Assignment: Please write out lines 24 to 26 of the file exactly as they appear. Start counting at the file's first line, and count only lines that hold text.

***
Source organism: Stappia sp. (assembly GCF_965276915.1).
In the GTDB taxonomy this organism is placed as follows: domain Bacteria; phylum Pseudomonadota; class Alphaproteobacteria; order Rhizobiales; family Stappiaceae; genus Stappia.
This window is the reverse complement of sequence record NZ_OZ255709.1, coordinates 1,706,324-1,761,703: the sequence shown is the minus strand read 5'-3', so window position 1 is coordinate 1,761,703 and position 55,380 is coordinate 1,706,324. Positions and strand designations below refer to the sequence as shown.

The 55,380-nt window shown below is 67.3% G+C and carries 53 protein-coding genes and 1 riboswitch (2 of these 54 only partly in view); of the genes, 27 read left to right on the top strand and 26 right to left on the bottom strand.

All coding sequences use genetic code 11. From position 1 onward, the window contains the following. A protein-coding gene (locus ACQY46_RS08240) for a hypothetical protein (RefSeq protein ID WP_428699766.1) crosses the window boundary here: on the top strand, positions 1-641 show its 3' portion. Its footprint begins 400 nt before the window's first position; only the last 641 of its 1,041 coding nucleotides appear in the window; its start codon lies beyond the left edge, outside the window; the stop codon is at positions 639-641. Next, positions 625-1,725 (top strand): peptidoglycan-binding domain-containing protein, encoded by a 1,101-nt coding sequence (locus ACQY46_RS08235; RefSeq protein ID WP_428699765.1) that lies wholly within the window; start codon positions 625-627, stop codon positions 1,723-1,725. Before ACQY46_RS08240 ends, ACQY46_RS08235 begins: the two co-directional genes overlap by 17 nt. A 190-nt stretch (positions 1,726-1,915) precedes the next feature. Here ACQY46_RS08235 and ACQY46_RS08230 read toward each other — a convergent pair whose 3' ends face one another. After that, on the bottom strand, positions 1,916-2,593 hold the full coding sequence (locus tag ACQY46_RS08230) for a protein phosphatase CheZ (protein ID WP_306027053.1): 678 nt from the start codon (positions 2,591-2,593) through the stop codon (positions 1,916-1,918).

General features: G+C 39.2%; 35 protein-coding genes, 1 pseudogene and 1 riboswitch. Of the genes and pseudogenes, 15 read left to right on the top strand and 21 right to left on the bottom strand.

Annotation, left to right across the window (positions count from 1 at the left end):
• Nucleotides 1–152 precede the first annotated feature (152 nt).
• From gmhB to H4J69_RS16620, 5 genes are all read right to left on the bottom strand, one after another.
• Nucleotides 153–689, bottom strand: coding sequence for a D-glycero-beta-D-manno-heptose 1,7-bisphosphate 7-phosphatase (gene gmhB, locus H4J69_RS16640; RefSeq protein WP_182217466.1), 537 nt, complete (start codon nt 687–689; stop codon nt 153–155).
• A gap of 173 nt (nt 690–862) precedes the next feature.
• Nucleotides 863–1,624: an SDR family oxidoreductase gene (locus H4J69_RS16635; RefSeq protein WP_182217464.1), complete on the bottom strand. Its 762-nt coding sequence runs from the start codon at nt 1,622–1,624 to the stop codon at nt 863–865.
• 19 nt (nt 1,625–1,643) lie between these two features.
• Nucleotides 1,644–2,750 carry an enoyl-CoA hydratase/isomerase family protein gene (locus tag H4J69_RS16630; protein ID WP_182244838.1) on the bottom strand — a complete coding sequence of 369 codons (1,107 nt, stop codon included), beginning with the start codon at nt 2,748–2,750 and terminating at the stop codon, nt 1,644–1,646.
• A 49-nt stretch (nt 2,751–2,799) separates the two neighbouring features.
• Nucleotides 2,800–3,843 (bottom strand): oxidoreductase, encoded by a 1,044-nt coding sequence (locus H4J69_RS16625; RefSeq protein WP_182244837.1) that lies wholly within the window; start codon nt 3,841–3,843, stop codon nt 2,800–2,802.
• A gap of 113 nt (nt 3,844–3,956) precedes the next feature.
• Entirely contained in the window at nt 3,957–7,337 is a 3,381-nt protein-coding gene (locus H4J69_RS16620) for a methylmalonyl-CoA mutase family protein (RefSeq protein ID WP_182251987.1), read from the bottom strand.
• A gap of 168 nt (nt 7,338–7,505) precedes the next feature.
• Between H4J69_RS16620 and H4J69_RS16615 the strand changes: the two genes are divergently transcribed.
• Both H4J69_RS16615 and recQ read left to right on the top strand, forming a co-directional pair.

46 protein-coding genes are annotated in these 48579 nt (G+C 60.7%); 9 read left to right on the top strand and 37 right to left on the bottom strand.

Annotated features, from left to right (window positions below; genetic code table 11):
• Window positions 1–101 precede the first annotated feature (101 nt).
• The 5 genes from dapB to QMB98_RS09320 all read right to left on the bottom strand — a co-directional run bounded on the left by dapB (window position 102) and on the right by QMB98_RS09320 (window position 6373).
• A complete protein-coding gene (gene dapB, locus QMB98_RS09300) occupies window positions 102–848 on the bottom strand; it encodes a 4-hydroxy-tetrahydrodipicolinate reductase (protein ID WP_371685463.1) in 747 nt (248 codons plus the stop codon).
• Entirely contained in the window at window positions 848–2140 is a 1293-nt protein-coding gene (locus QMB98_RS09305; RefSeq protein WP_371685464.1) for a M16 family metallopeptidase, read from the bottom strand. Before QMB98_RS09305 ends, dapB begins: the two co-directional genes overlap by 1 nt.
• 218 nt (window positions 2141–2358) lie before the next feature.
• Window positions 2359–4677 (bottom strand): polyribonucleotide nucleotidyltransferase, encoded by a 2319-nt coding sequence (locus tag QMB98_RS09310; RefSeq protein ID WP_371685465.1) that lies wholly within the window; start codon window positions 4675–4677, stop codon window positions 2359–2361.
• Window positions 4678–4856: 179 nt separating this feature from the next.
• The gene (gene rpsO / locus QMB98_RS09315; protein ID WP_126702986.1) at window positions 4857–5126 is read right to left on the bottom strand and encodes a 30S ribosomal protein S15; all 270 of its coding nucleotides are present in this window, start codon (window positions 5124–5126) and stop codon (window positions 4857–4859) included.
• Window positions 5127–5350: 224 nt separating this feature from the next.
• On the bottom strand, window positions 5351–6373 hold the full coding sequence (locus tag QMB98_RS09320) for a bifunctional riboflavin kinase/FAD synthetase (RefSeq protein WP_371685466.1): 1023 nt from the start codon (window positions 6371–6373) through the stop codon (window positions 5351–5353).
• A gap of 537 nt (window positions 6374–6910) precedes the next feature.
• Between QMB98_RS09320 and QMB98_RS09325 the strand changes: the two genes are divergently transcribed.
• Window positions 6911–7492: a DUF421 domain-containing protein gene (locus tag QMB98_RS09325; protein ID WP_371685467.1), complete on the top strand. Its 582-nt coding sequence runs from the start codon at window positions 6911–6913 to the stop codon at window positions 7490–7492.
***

• Window positions 1–101 precede the first annotated feature (101 nt).
• The 5 genes from dapB to QMB98_RS09320 all read right to left on the bottom strand — a co-directional run bounded on the left by dapB (window position 102) and on the right by QMB98_RS09320 (window position 6373).
• A complete protein-coding gene (gene dapB, locus QMB98_RS09300) occupies window positions 102–848 on the bottom strand; it encodes a 4-hydroxy-tetrahydrodipicolinate reductase (protein ID WP_371685463.1) in 747 nt (248 codons plus the stop codon).